Litigation and Court Decisions

After looking at how the decision narrows the technology covered by the Telephone Consumer Protection Act’s automatic telephone dialing system definition, we discuss its implications for TCPA litigation going forward, including do-not-call and prerecorded call claims and the intersection with debt collection claims, and for regulatory compliance when making calls for telemarketing or lead generation,

Yesterday, in a unanimous decision, the U.S. Supreme Court limited the reach of the Telephone Consumer Protection Act by narrowing what technology qualifies as an Automatic Telephone Dialing System.  In the wake of this development, members of Ballard Spahr’s Consumer Financial Services Group recorded a conversation that breaks down and analyzes what the Court’s

Today, in a unanimous decision, the U.S. Supreme Court limited the reach of the Telephone Consumer Protection Act (“TCPA”) by narrowing what technology qualifies as an Automatic Telephone Dialing System (“ATDS”).  Among other restrictions, the TCPA prohibits calls to phone numbers using an ATDS without prior express consent.  The TCPA defines an ATDS as “equipment

After reviewing the legal developments leading to this surging litigation phenomenon and describing its use by plaintiffs’ attorneys, we discuss the courts’ position on mass arbitration, short-and long-term strategies for companies to consider in addressing the risks of mass arbitration demands, including revisions to arbitration agreements, changes to AAA’s fee schedule, and policy implications.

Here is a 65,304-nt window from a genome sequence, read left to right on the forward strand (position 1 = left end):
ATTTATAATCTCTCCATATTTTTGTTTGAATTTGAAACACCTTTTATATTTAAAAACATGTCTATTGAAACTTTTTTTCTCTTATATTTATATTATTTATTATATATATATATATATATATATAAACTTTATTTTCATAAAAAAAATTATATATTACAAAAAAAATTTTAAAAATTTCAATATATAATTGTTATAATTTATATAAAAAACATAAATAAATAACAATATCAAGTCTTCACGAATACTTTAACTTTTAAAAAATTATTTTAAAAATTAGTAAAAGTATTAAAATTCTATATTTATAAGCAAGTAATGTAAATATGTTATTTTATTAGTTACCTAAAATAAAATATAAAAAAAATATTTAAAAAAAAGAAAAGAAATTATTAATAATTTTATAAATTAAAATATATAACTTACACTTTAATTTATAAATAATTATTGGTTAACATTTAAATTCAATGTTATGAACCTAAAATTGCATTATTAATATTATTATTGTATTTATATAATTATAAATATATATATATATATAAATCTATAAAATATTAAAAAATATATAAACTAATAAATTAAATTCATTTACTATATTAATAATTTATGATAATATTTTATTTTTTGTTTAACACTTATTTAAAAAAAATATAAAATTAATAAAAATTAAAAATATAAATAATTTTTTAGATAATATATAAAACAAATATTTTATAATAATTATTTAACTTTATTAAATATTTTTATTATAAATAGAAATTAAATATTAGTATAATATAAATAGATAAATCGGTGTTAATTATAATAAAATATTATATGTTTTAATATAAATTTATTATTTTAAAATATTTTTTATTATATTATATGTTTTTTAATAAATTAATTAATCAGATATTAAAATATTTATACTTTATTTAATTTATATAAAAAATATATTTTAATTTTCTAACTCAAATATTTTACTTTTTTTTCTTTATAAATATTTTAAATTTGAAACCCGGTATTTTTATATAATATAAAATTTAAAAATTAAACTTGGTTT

Ballard

After examining why TCPA cases alleging autodialer claims have fallen into disfavor with plaintiffs’ attorneys, we discuss the increasing volume of TCPA cases involving do-not-call (DNC) claims.  Topics include how the DNC registries operate, coverage of the TCPA DNC prohibitions, elements of a DNC claim, exceptions and defenses, penalties and other available relief, and arguments

The U.S. Court of Appeals for the Third Circuit has rejected a debtor’s claims that a collection letter she received from a law firm violated the Fair Debt Collection Practices Act because the letter stated “[i]f you wish to eliminate further collection action, please contact us at [this toll-free number].”  As a result, it affirmed

In a case of first impression, the U.S. Court of Appeals for the Ninth Circuit held that a debt collector’s mistake about the time-barred status of a debt under state law can qualify as a bona fide error within the meaning of the Fair Debt Collection Practices Act.

In Kaiser v. Cascade Capital, LLC,

The U.S. Court of Appeals for the Second Circuit held oral argument last week in the OCC’s appeal from the district court’s final judgment in the lawsuit filed by the New York Department of Financial Services (DFS) seeking to block the OCC’s issuance of special purpose national bank (SPNB) charters to non-depository fintech companies.

In

A magistrate judge has denied the CFPB’s motion for partial dismissal of the lawsuit filed in a Massachusetts federal district court challenging the creation of the CFPB’s Taskforce on Federal Consumer Financial Law.  The plaintiffs in the lawsuit are the National Association of Consumer Advocates (NACA), U.S. Public Interest Research Group (U.S. PIRG), and Professor

The OCC has filed a reply in support of its cross-motion for summary judgment in the lawsuit filed by state AGs to enjoin the OCC’s final rule (Rule) purporting to override the Second Circuit’s Madden decision as to national banks and federal savings associations.  The filing of the OCC’s reply concludes the briefing on the